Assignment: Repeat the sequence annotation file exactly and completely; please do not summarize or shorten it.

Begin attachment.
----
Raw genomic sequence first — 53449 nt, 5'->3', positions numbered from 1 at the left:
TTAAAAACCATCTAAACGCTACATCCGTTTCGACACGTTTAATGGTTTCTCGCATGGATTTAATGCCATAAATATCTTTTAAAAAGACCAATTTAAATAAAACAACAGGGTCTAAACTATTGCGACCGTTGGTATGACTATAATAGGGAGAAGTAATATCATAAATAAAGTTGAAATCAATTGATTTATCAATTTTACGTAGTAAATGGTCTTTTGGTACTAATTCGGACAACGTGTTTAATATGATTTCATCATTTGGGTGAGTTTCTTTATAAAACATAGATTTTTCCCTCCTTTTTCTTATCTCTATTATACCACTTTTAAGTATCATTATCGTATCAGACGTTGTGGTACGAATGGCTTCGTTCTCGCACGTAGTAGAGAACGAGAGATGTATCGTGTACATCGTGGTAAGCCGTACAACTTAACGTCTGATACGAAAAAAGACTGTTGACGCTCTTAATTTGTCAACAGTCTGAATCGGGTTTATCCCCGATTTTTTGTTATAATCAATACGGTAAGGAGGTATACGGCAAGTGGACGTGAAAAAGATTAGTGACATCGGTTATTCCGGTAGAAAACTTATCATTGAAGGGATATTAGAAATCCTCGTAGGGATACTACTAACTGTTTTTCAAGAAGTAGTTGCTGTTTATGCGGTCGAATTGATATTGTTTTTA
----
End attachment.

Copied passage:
Raw genomic sequence first — 53449 nt, 5'->3', positions numbered from 1 at the left:
TTAAAAACCATCTAAACGCTACATCCGTTTCGACACGTTTAATGGTTTCTCGCATGGATTTAATGCCATAAATATCTTTTAAAAAGACCAATTTAAATAAAACAACAGGGTCTAAACTATTGCGACCGTTGGTATGACTATAATAGGGAGAAGTAATATCATAAATAAAGTTGAAATCAATTGATTTATCAATTTTACGTAGTAAATGGTCTTTTGGTACTAATTCGGACAACGTGTTTAATATGATTTCATCATTTGGGTGAGTTTCTTTATAAAACATAGATTTTTCCCTCCTTTTTCTTATCTCTATTATACCACTTTTAAGTATCATTATCGTATCAGACGTTGTGGTACGAATGGCTTCGTTCTCGCACGTAGTAGAGAACGAGAGATGTATCGTGTACATCGTGGTAAGCCGTACAACTTAACGTCTGATACGAAAAAAGACTGTTGACGCTCTTAATTTGTCAACAGTCTGAATCGGGTTTATCCCCGATTTTTTGTTATAATCAATACGGTAAGGAGGTATACGGCAAGTGGACGTGAAAAAGATTAGTGACATCGGTTATTCCGGTAGAAAACTTATCATTGAAGGGATATTAGAAATCCTCGTAGGGATACTACTAACTGTTTTTCAAGAAGTAGTTGCTGTTTATGCGGTCGAATTGATATTGTTTTTA